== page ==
The Best You Can Do Is Witness, and Report
I watched the Derek Chauvin trial in my office rather obsessively throughout the last month, and while the case for his guilt seemed to grow more overwhelming by the day — and it was pretty overwhelming in the first place — I, like a lot of Americans, was skeptical that there would be a conviction, based on, you know, American history. So Tuesday’s conviction was a relief, albeit several clicks short of equaling the scales. Justice was done. But as so many have pointed out, the conviction was a rarity. There is another trial next month, in the death of Ahmaud Arbery, who was killed while jogging in Georgia in February 2020. His father, interviewed after the verdict Tuesday, said, “I’m feeling real comfortable right now because I’m seeing my son will get some justice,” he said. “It looks like he’s going to get some justice now because of the way they handled that case [Chauvin trial] was real professional and they looked at people as people.” I hope he is right.
But the first person I thought of after the verdict, looking back on the trial, was Darnella Frazier. Frazier is the teenager who continued to film for the entire nine minutes that Derek Chauvin kneeled on the neck of George Floyd. Her video is the reason there was justice for George Floyd. Darnella Frazier may be one of the most important people of this whole era of American life.
But to watch her testimony during the trial was to see a woman wrenched with guilt.
“It’s been nights I stayed up apologizing and apologizing to George Floyd for not doing more and not physically interacting and not saving his life,” Frazier said on the stand. She looked anguished. She looked like this had torn her apart, and, frankly, she looked like she had not entirely forgiven herself. She paused at one point and tried to remember who was on trial here. Looking at Chauvin in the courtroom, she said, “But it’s like, it’s not what I should have done, it’s what he should have done.”
It is not difficult to understand Frazier’s unique torture in this situation. Her video has been watched by billions of people; it led to an explosion of social justice activism unmatched in this country for decades. She has, in a literal, tangible sense, changed the world. But she also was standing there, actually standing there, for those nine minutes, seeing a man die — a man be murdered. You could see her anguish on the stand. Should she have done something? Could she have done something? It seems clear that she did all that she could, that she did the right thing. But that’s easy for me to say from afar. I wasn’t the one holding the camera. What she did changed history. But it’s not history to her, not in the moment.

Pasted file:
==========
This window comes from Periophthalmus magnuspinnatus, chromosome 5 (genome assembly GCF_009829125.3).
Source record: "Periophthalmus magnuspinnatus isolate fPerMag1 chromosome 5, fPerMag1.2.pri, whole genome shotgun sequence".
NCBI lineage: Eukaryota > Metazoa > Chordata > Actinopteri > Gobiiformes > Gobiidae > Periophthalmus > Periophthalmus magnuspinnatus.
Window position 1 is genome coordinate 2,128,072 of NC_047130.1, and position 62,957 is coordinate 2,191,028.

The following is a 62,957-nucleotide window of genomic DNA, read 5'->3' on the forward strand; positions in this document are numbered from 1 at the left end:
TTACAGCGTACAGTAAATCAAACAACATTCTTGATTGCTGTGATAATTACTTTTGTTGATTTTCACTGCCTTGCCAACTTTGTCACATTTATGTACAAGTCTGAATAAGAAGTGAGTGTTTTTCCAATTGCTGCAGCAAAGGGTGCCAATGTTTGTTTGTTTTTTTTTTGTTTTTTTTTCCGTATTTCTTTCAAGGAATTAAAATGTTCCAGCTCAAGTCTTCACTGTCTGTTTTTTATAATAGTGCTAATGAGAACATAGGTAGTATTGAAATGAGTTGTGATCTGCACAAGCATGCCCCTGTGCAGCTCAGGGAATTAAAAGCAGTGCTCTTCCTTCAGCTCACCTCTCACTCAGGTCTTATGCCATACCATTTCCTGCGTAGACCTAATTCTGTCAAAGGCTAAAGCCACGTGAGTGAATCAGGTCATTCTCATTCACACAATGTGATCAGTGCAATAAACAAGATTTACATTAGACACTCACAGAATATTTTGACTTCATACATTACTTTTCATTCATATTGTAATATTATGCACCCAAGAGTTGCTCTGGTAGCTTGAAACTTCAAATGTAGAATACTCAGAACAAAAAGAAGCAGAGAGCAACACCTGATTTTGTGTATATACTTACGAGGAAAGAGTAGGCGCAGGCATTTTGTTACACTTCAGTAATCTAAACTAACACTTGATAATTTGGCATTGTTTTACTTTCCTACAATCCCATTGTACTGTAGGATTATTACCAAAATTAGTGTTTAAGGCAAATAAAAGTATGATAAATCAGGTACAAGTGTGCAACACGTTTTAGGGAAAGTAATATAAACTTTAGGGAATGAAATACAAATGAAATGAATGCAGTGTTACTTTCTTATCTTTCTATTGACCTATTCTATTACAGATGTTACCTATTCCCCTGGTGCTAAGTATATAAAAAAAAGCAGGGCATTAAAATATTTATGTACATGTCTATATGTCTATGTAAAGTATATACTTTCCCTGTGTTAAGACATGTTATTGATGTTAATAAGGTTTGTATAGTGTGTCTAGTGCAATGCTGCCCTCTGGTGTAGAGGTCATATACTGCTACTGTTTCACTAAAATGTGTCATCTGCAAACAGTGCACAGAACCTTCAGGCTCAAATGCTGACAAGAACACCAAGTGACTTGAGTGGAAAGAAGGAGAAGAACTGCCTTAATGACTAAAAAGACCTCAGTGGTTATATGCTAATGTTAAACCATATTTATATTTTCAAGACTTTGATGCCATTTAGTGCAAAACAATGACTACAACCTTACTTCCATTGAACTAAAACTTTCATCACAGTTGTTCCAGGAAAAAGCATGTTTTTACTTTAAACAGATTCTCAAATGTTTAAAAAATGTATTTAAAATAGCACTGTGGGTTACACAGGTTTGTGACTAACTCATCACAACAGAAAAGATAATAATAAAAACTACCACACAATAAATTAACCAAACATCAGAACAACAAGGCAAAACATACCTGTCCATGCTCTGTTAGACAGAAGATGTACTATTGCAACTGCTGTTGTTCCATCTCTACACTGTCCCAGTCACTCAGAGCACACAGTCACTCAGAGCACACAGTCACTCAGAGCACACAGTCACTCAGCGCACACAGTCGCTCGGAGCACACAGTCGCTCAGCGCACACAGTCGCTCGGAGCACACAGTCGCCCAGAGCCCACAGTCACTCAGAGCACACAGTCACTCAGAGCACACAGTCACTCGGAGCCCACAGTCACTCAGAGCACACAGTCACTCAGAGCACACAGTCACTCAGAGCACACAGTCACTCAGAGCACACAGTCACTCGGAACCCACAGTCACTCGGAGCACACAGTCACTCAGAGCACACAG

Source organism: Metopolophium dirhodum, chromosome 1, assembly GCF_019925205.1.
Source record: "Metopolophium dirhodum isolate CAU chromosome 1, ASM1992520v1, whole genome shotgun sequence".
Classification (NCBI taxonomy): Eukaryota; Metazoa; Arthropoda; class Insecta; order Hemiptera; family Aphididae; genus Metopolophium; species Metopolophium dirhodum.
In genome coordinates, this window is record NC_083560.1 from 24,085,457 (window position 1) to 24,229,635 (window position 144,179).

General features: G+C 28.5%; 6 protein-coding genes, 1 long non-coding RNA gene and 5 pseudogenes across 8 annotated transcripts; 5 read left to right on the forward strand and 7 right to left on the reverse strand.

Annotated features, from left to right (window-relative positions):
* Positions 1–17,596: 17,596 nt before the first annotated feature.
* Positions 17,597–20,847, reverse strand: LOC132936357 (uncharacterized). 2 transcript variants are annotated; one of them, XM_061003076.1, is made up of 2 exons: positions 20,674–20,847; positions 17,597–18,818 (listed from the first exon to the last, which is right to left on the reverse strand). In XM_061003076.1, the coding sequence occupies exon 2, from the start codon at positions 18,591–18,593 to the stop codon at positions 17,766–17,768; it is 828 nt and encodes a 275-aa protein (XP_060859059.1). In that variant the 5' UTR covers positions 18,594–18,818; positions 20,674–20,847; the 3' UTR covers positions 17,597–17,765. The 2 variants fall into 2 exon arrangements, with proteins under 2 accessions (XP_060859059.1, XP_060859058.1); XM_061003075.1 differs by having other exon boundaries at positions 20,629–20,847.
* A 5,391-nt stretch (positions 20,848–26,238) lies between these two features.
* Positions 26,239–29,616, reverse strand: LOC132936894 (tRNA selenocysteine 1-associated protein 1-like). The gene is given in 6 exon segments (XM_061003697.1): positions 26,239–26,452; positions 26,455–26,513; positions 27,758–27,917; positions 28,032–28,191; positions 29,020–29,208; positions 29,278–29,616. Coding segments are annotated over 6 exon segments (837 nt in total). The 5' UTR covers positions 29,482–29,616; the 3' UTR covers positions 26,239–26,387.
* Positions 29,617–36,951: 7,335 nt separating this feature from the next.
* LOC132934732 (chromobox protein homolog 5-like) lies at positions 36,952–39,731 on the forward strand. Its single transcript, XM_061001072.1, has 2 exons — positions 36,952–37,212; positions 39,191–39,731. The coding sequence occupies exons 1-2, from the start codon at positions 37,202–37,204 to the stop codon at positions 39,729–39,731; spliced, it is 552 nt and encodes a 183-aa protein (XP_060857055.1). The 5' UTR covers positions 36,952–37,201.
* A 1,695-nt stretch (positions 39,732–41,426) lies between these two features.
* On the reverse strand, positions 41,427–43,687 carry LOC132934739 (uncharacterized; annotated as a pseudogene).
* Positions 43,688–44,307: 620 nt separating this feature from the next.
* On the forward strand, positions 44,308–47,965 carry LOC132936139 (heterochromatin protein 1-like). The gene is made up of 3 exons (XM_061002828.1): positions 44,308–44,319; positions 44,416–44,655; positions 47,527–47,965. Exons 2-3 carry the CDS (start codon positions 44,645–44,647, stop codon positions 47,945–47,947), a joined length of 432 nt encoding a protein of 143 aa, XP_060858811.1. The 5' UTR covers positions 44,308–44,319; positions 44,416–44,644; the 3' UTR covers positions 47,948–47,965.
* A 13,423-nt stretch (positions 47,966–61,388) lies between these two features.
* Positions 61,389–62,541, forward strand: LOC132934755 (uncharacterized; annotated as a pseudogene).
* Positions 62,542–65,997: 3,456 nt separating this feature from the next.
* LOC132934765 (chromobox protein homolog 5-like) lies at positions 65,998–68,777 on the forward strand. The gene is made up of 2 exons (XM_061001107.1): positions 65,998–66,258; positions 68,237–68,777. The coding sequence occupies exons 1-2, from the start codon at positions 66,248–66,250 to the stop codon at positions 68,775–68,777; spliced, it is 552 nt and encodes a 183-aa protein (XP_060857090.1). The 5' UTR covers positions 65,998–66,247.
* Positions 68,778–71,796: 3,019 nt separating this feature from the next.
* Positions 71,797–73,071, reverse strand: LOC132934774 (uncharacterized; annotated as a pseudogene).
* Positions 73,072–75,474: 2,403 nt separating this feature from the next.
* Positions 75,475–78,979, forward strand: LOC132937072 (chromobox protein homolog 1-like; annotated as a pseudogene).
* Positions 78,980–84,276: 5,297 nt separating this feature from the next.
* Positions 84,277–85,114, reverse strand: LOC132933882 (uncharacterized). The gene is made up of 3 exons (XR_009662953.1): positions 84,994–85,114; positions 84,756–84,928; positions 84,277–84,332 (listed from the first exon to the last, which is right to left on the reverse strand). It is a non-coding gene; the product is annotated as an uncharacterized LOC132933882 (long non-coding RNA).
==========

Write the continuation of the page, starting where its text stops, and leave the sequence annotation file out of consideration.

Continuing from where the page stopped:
Way back in 2009, I wrote a feature story for New York magazine about the early days of Twitter. (For it, I interviewed a young founder of the site named Evan Williams.) While I was in the Twitter offices in San Francisco waiting to talk to Williams and fellow executive Biz Stone, something strange happened on the other side of the country: A plane, after running into a flock of birds, crashed into the Hudson. This story was not broken by local news, or an intrepid reporter. It was broken by a Twitter user named “manolantern,” who posted, at 12:33 p.m. ET:
A man named Janis Krums shortly afterwards posted a picture of the plane to Twitpic (remember Twitpic?), saying, “There’s a plane in the Hudson. I’m on the ferry going to pick up the people. Crazy.”
Here’s what I wrote about that phenomenon for the magazine:
Think about that for a second. In the midst of chaos — a plane just crashed right in front of him! — Krums’ first instinct was to take a picture and load it to the web. There was nothing capitalistic or altruistic about it. Something amazing happened, and without thinking, he sent it out to the world. And let’s say he hadn’t. Let’s say he took this incredible photo — a photo any journalist would send to the Pulitzer board — and decided to sell it, said he was hanging onto it for the highest bidder. He would have been vilified by bloggers and Twitterers alike. His is a culture of sharing information. This is the culture Twitter is counting on.
Now, 12 years later, it seems absurd to think Krums would have done anything else. Of course he’d post the picture first and deal with the physical situation in front of him later. This is the central organizing principle of Internet life today. And it is remarkable — revolutionary.
There is a common understanding that police shootings are not some sort of sudden problem, that the only reason there seem to be so many more is that now people know, instinctively, to document them when they are happening. And it is, slowly, but undeniably, starting to make a difference. And that culture, of recognizing that we have power, that our phones, that our social media, that our voices, can change the world… it has, in fact, changed the world. Frazier performed the brave act of simply documenting what was in front of her, and reporting it. She is a model for all of us, a symbol of the power we have right in front of us, the difference it can make. We can simply witness, and report. All of us. Nothing is more powerful. Nothing is changing the world more, and more quickly. Frazier may feel guilt, but she shouldn’t. She should feel like she did the most consequential thing any of us can do. She can change everything.
Will Leitch writes multiple pieces a week for Medium. Make sure to follow him right here. He lives in Athens, Georgia, with his family and is the author of five books, including the upcoming novel How Lucky, released by Harper next May. He also writes a free weekly newsletter that you might enjoy.